Thursday, December 29, 2011

Hating your mother means you're twice as likely to grow up fat

It's difficult evaluating a study that is not yet online but this could easily be a social class effect. The underclass often have poor relationships with their children and also tend to be fat and have fat children. That could be controlled for by partialling out parental weight from the correlations but who knows if that was done? There is an extensive summary of the study here and no controls are mentioned. More magic knowledge of the causal chain apparently. The title of the journal article is: "Quality of early maternal-child relationship and risk of adolescent obesity"

Children who have a poor emotional relationship with their mother are more than twice as likely to become obese, research claims.

A study found toddlers who struggle with their mothers are at higher risk of being grossly overweight by the time they are 15. Those who had the worst emotional relationship were almost two-and-half times more likely to be obese at 15 than those with a strong bond. Meanwhile, only 13 per cent who had close bonds in their formative years became obese.

U.S. researchers studied nearly 1,000 toddlers and their mothers at play then rated how strong the bond was between mother and child.

The participants were then assessed for obesity at 15. The prevalence of obesity in adolescence was 26.1 per cent among children with the poorest early maternal-child relationships according to the research, which will appear in the online Journal of Paediatrics next month.

Ohio State University epidemiology professor Sarah Anderson said eating comfort food throughout childhood could be linked to youngsters not being given the right tools to deal with stress.

She said: ‘It is possible childhood obesity could be influenced by interventions that try to improve the emotional bonds between mothers and children rather than focusing only on children’s food intake and activity.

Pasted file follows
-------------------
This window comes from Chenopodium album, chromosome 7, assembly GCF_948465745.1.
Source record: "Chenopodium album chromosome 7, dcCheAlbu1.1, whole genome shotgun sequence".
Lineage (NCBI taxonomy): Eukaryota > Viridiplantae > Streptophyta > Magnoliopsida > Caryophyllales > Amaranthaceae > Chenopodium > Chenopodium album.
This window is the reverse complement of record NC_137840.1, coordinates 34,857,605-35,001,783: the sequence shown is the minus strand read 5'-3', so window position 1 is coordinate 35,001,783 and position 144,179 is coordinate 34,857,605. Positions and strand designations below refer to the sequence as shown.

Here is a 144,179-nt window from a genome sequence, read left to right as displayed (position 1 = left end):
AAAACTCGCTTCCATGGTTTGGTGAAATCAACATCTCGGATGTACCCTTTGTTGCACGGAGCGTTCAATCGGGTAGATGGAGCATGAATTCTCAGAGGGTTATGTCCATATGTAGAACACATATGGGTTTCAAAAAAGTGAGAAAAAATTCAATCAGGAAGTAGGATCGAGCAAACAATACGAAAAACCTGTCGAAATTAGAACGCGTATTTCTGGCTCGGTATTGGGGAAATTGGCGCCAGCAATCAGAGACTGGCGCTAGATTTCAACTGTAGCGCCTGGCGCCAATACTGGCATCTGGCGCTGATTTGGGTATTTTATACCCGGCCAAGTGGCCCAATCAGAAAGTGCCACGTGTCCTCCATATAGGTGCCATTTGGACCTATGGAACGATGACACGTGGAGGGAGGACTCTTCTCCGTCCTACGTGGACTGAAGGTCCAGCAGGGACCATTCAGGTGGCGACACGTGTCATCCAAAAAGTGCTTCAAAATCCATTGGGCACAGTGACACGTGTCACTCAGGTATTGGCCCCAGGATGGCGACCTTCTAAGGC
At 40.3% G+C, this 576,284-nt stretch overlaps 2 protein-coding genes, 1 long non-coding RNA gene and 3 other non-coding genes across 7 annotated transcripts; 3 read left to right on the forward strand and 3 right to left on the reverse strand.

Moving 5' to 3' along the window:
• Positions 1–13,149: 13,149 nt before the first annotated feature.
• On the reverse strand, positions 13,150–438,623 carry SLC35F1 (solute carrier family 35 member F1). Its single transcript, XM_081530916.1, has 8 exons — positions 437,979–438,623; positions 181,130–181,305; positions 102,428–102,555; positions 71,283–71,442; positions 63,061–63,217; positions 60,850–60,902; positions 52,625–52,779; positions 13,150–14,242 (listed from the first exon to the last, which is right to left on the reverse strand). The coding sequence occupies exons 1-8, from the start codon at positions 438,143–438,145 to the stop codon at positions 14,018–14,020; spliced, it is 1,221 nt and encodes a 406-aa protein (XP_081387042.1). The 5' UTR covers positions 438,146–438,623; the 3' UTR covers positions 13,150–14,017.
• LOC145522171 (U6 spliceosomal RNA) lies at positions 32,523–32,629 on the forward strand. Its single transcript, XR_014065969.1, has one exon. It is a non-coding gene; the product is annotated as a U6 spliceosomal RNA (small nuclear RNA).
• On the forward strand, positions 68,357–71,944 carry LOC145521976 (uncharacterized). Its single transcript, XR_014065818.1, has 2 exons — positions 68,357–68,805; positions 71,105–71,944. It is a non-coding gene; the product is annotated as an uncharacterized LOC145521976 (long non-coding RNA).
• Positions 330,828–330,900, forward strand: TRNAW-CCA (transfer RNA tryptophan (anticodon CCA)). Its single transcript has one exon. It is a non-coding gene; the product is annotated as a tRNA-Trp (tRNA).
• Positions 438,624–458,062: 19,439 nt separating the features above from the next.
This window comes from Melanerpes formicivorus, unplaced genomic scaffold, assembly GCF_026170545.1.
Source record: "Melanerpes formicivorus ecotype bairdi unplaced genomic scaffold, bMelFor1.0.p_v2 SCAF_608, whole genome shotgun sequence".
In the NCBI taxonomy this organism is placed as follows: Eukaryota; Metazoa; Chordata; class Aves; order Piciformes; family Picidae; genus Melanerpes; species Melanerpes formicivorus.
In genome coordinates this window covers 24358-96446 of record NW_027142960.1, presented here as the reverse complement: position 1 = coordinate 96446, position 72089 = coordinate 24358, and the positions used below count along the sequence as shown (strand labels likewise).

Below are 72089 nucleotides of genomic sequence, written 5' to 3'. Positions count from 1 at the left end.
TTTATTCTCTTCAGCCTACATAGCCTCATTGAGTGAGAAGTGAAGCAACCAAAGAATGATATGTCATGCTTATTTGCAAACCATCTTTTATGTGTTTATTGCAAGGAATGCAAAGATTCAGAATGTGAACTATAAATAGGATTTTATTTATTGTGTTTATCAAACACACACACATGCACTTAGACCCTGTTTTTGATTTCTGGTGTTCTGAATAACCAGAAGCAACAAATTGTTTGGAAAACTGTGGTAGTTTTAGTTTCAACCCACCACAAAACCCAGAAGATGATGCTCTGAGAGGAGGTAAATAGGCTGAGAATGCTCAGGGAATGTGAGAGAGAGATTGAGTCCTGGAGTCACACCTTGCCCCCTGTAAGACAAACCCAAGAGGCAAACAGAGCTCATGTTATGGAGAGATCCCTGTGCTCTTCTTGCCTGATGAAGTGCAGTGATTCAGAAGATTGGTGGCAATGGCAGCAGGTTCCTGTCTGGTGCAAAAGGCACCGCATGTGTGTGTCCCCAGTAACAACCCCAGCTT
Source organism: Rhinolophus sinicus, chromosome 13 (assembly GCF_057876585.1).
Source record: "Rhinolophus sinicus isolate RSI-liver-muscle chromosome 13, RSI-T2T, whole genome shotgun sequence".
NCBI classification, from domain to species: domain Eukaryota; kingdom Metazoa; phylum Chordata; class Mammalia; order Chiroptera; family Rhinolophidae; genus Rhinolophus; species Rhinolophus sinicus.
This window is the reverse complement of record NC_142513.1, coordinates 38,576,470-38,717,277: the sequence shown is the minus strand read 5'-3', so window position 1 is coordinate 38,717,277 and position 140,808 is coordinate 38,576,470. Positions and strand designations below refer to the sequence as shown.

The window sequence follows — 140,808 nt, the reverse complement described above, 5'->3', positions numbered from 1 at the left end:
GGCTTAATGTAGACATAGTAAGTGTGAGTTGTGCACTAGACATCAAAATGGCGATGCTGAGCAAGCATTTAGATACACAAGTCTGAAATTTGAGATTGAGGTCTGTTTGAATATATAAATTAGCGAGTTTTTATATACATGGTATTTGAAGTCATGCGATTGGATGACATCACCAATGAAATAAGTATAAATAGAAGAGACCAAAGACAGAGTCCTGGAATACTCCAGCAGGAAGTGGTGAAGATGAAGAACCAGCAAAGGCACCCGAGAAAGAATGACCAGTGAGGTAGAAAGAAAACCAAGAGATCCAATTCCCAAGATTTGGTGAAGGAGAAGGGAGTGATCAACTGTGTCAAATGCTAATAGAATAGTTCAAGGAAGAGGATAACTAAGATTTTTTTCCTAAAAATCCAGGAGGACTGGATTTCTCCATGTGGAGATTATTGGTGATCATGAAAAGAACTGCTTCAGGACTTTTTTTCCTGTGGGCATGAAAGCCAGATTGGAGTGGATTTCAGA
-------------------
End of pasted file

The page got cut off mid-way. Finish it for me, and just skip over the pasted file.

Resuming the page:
‘We need to think about how we can support better-quality maternal-child relationships because that could have an impact on child health.

'A well-regulated stress response could influence how well children sleep and whether they eat in response to emotional distress – just two factors that affect the likelihood for obesity.’


A CDC Recommendation Could Save Children’s Lives

Meningococcal meningitis: This is a dreaded disease that can be lethal within hours of the onset of symptoms. For those who survive, it can have very serious consequences such as blindness, deafness, and even amputation of arms and legs.

Fortunately, in April 2011 the Food and Drug Administration approved a vaccine for this disease for children aged 9 months through 23 months. A vaccine for use in older children was previously approved.

However, for the age group of 9 months to 23 months, the Centers for Disease Control’s Advisory Committee on Immunization Practices has recommended that only children with certain risk factors receive the vaccination. These include children with immune deficiencies, those traveling to countries in which the disease is epidemic, and those in a defined risk group during a community or institutional outbreak.

Although rare, the disease is endemic in the United Sates and springs up without warning. Those who are not vaccinated when it initially presents in a community will be the first to contract it. This is analogous to the situation with airplane passengers. Airline accidents or high-turbulence incidents are rare, but when they do occur, those passengers not properly restrained are at highest risk of injury or even death.

In such cases, it’s essential to measure any potential inconvenience against the likely risks. The side effect of taking this vaccine is some skin irritation, but vaccination is the only way to prevent this type of meningitis. In the past, when vaccines received approval from the FDA indicating they were safe and efficacious, the CDC would review them and ultimately add them to its recommended vaccine list. The CDC is moving much more slowly on this vaccine, and there is fear it will be recommended only for the high-risk children when indeed all unvaccinated children are at risk.

If the vaccination is not placed on the recommended list, pediatricians are unlikely to recommend it to parents, and many won’t even notify them of its existence. Thus parents won’t even have the option of choosing it for their child.

The CDC should give parents the choice of whether to immunize their children aged 9 months through 23 months against meningococcal meningitis. Placing it on the recommended list is the only way to do that.


No comments: